The Metamorphosis: The Theme Of Depression

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When a reader picks up Franz Kafka’s The Metamorphosis for the first time, he or she may assume that the title refers to the transformation of Gregor Samsa from man to insect. However, what is truly changing is something beyond what is written on paper. Kafka’s changing descriptions of Gregor’s father and sister suggests that members of the Samsa family are changed. Although Gregor’s transformation ultimately leads to his death, the change rejuvenates the family – it restores the father’s health, allows him to lead the family, and gives Grete the chance to develop into a woman. Gregor’s clinical depression will be used as the principle of analysis and will describe the opportunities given as a result.

Everyone faces a different form of depression and some symptoms may be homologous with those who aren’t, however there are definitive symptoms that take place in a person who may be clinically depressed and they are present within Gregor. These symptoms include a low feeling, change in appetite, disturbance of sleep, and agitation. He is flooded with all of these feelings almost immediately after his metamorphosis of character. With his “new body” he couldn’t sleep how he preferred and didn’t even prefer to eat one of his favorite meals which included milk. What came with his isolationism from his family caused him to be alienated by these same people which tore him apart slowly, the more apparent their hate for him was. He only began to feel worse about himself and ultimately became very agitated by the thought of his family wishing upon his death for the betterment of their lives. However, his death does not remain in vain.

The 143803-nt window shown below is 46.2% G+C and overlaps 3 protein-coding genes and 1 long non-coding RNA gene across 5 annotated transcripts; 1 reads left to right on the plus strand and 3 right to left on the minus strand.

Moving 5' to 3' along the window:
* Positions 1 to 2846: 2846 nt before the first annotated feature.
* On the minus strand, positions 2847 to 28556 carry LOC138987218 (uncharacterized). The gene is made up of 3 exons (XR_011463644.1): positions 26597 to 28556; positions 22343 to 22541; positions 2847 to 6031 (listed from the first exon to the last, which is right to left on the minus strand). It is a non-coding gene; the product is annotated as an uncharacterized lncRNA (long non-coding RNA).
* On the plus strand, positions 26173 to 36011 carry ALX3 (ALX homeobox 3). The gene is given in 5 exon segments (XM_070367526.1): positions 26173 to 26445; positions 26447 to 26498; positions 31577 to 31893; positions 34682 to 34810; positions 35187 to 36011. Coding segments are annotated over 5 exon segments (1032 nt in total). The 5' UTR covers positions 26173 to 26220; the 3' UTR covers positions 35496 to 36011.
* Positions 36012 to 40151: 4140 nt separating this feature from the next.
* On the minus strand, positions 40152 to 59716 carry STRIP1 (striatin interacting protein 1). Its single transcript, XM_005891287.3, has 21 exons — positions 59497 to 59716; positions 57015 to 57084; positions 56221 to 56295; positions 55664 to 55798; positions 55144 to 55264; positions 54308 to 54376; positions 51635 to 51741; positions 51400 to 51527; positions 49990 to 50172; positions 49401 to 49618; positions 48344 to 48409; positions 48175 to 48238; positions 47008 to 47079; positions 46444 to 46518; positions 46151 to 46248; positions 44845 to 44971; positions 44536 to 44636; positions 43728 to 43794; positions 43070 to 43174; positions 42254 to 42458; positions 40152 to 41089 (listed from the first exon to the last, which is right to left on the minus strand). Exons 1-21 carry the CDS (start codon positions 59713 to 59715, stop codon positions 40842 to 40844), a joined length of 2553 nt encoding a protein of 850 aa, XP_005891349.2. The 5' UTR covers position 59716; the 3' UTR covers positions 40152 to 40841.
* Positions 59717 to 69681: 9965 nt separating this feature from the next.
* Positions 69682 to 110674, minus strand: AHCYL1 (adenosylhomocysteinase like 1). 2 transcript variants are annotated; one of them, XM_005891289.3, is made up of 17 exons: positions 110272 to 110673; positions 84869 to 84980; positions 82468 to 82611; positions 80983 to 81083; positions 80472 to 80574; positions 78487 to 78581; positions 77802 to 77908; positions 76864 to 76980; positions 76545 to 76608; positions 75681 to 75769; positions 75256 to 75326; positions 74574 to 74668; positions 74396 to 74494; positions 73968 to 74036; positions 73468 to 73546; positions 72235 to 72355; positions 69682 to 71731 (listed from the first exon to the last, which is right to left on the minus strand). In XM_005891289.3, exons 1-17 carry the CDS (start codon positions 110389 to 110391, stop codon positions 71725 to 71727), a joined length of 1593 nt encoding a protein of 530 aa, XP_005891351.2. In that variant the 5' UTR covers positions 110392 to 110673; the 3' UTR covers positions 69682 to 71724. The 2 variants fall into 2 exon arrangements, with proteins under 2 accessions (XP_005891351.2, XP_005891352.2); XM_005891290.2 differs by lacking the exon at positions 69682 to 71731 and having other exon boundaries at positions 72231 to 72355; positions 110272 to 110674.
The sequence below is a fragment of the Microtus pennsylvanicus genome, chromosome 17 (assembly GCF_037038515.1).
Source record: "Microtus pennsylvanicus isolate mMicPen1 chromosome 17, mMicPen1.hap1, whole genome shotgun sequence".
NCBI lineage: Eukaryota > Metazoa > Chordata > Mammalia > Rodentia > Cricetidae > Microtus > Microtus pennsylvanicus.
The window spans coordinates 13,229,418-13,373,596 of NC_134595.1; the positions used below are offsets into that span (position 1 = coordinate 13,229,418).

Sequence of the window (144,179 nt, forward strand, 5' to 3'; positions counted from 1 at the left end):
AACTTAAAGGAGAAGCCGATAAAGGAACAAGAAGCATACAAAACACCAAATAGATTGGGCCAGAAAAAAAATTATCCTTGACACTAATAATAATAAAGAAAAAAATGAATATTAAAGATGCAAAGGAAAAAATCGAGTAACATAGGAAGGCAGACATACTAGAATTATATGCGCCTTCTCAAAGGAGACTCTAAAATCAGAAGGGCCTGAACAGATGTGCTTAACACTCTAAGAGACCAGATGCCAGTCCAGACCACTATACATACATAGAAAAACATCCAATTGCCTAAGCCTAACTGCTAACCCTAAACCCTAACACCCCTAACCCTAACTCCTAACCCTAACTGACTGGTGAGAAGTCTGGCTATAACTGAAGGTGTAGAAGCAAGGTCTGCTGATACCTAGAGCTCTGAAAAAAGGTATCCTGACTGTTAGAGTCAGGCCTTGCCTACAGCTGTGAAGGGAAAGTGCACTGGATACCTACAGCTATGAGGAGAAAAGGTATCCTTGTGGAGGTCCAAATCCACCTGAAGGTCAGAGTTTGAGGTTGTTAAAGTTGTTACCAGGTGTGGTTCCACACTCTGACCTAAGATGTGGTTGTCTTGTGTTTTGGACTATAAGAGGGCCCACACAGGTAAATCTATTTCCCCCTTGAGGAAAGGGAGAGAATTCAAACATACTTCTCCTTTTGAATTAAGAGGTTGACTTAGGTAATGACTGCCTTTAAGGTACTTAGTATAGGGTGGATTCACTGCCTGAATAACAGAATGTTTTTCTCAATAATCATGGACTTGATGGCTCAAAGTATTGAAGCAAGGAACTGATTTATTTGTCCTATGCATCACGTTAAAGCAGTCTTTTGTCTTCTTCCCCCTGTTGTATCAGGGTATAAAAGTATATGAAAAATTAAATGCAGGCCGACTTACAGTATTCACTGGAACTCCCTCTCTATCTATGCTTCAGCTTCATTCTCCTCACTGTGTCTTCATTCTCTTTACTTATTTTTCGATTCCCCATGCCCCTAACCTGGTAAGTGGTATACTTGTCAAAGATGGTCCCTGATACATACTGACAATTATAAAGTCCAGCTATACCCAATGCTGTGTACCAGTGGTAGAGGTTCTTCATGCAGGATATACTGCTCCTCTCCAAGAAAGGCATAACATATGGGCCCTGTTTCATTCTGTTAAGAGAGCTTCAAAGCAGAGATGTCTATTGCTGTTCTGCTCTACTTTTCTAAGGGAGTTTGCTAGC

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Before Gregor’s transformation, his father is physically inept. At the beginning of Kafka’s novel, the father is described as a ‘healthy but an old man’ (Kafka 27) who would ‘lie wearily in bed when Gregor left for a business trip’ (35). Once a businessman himself, the father has fallen on hard times. Instead of making money for the family, he is burdened by debt and bereft of energy. Indeed, when Gregor comes home, the father can only raise his arms to greet his son for he is ‘not quite able to get up’ (35). The father’s physical weakness prevents him from helping his family during a crisis. When the head clerk comes to check on Gregor, the father can do little to assist – he knocks ‘gently’ on his son’s door, whispers warnings, then goes ‘back to his breakfast’ (9). Gregor’s mother is the one who tells the clerk her son is unwell instead (12). This incident was likely an embarrassment to the father – after all, women at this time were known for ‘dressing nicely, sleeping late, helping with the housework [and] enjoying a few modest amusements’ (27). Men were supposed to defend the family’s honor.